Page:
Brown Trout caught on first kayak outing of 2021

A beautiful Brown Trout caught from the kayak at Wallace Lake

BEREA, OH – Nearly a month and a half since the last trout stocking at the Cleveland Metroparks, Wallace Lake, I had guarded optimism for my first kayak trip of 2021.  Any doubt would be removed rather quickly.  I had barely gotten everything adjusted and set up from the long winter break (from the yak), and had an eager fish slam my inline spinner.  Fumbling to get the net while keeping tension on the rod, I caught a few glances of the fish with no evidence it wasn’t the typical Rainbow Trout.  Maybe it was all the splashing and commotion, but it was one of those very rare occurrences where I didn’t realize what I had until it was in the net.  If you read my post from February 6th (here), you know how stoked I was to catch one of the ‘bonus’ fish.  I was near speechless having caught this beautiful, just under 16″, Brown Trout!

Stocker trout make for guilt free table fare

The trout stocking program is one of those unique opportunities to catch & keep without anyone judging or a need for any personal remorse.  While I am an avid catch & release fisherman, it is unlikely there is any carryover through the summer.  This makes it very easy to keep your catch for table fare.  I ate this fish, grilled with lemon and dill, and it was delicious.

A small caught & released bass

After the near immediate success of the memorable Brown Trout, the fishing got very slow.  I went from thinking I would have my three fish limit in 45 minutes, to wondering if I would even get a second bite.  Well over an hour, possibly two, I finally had another hookup.  Instead of a typical Rainbow Trout stocker, it was a small Largemouth Bass.  It was released, and helped to provide a bit more motivation to continue fishing.  That would be it for the catching though, the only additional action being a very nice Rainbow Trout that followed my spinner right to the side of the kayak.  I never thought to try a ‘figure eight’, but maybe the next time that happens, I will!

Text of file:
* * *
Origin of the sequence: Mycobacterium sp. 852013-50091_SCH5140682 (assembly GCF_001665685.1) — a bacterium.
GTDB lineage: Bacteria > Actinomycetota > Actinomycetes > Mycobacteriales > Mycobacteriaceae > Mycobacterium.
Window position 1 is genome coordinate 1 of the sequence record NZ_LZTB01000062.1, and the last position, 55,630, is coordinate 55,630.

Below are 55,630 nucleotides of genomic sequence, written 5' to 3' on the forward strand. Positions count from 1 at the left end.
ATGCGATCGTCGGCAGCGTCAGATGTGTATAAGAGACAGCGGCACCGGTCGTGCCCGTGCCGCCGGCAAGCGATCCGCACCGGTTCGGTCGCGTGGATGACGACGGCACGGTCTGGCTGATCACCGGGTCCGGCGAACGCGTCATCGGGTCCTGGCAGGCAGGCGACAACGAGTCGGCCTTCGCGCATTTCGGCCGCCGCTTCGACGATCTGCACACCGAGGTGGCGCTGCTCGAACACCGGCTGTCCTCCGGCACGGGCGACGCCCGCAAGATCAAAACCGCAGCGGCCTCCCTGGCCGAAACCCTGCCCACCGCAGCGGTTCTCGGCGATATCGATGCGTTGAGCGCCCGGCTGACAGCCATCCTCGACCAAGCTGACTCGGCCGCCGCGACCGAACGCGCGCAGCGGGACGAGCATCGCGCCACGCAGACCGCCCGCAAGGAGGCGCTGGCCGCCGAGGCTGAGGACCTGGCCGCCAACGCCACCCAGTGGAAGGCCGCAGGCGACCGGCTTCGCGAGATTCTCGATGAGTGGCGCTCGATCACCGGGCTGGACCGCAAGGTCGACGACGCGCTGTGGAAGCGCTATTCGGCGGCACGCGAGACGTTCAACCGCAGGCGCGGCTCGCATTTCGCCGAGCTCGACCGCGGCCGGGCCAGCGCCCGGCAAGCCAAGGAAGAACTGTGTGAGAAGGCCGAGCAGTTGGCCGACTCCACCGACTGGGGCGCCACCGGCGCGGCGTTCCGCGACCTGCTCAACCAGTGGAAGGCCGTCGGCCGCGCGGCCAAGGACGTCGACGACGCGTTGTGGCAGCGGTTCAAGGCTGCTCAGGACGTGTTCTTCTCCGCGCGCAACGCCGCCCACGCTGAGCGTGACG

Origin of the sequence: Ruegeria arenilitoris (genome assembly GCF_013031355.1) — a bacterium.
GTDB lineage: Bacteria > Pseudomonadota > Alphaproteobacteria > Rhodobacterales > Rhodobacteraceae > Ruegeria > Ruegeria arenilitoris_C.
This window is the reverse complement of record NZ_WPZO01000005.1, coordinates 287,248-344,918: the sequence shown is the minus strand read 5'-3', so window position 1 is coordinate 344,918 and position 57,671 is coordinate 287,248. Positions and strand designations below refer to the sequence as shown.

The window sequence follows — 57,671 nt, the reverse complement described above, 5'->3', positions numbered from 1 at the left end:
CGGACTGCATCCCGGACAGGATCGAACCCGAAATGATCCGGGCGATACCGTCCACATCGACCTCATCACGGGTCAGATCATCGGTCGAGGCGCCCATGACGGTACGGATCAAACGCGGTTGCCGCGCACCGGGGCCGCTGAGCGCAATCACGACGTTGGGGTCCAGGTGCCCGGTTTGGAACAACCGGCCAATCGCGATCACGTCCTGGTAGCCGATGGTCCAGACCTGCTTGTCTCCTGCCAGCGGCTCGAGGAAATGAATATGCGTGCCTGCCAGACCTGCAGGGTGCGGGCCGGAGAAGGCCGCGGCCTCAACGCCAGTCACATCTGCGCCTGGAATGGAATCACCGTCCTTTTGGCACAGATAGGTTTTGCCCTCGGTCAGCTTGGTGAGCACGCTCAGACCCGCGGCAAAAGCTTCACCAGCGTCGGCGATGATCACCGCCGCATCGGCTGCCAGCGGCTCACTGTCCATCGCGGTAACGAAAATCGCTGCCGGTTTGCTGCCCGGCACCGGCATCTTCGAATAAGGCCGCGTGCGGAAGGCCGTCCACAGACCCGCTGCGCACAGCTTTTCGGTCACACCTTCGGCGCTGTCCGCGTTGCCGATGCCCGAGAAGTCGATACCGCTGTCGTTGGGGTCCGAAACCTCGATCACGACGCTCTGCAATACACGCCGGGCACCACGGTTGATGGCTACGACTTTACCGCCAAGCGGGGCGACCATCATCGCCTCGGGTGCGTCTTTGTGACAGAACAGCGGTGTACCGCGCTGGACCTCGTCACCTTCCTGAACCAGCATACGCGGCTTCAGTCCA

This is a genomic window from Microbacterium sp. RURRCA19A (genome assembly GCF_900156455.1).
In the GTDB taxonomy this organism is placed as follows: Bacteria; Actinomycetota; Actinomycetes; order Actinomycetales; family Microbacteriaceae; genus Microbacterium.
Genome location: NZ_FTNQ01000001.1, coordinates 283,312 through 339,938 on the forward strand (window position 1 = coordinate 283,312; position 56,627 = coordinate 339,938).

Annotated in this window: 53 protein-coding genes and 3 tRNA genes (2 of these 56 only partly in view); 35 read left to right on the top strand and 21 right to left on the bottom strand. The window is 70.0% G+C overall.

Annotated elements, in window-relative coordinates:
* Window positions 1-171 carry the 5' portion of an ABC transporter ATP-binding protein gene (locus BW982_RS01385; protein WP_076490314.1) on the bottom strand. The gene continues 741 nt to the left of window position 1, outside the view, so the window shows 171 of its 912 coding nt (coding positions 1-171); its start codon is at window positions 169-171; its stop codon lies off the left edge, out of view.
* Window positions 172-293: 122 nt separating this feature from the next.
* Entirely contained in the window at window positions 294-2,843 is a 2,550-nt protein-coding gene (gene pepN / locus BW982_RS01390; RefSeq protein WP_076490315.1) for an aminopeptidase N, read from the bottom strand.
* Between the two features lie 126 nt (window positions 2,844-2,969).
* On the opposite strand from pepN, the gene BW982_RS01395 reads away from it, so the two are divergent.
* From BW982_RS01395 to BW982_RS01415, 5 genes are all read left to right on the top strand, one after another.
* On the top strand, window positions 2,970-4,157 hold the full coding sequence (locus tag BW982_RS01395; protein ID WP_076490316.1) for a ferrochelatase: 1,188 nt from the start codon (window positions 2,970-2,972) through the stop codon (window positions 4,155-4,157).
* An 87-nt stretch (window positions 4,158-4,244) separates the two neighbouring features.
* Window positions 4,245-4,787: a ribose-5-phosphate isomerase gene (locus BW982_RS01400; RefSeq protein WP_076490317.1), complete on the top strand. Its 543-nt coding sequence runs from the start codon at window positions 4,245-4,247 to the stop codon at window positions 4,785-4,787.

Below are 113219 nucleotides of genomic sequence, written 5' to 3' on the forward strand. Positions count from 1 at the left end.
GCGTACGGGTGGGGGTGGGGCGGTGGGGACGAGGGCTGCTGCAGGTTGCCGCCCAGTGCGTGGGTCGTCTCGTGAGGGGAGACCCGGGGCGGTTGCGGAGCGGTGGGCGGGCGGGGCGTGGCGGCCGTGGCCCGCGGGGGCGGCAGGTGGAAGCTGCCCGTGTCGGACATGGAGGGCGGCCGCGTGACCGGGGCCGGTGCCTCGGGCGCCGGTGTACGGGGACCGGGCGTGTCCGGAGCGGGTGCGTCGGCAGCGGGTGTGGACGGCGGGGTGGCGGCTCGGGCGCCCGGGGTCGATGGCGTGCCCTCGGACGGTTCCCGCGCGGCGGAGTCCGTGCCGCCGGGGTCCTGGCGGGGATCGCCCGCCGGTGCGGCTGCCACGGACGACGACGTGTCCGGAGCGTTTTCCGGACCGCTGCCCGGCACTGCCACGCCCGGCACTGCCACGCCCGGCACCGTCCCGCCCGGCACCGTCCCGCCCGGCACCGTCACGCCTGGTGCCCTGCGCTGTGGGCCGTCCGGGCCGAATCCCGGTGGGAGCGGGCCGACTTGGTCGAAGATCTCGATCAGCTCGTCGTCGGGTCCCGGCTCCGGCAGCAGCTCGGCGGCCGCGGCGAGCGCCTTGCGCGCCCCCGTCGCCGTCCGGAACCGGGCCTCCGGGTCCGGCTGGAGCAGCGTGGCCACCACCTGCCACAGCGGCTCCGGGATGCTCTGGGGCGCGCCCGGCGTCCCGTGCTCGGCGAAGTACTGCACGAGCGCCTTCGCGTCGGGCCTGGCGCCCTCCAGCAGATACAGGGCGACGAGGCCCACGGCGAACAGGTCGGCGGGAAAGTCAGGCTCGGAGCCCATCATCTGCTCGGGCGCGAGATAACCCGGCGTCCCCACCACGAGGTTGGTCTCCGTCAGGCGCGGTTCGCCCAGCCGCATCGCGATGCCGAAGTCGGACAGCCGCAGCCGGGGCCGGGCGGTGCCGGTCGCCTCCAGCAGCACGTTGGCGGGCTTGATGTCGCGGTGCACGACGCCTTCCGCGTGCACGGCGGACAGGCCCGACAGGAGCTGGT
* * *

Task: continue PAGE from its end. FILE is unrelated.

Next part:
While not a day for catching numbers, the Brown Trout more than made up for it.

Ending and starting the year, at Wallace Lake

Arriving at a favorite fishing destination

BEREA, OH – Just getting out fishing, regardless of success or not, seems to be the goal of late.  I didn’t do nearly as well as I hoped in 2019 as far as the amount of time spent fishing.  With the holidays providing a little extra time off from work, I tried to make up for some lost time.  While I do enjoy ice fishing, if it’s not cold enough to create good safe ice, I prefer it to be mild enough to go out on the kayak in relative comfort.  The unseasonably warm weather allowed just that, and my final fishing of 2019 and first fishing of 2020 would be from the ‘yak.

The last fish caught of 2019

The kayak fishing wasn’t very successful, with just one fish was caught.  While it was a nice fish, a rather healthy Crappie, it wasn’t like I was catching them in great numbers.  It also wasn’t a mixed in catch amongst the trout I was targeting, it was just a lone fish.  I reminded myself what a blessing it was just to be out, healthy enough to be kayaking, and reminisced over 2019.  Fishing is a lot like life in general, moments of great joy and success, and pain and failure.  This past year had it’s share of pain with the loss of two close relatives, that has remained too difficult to blog about.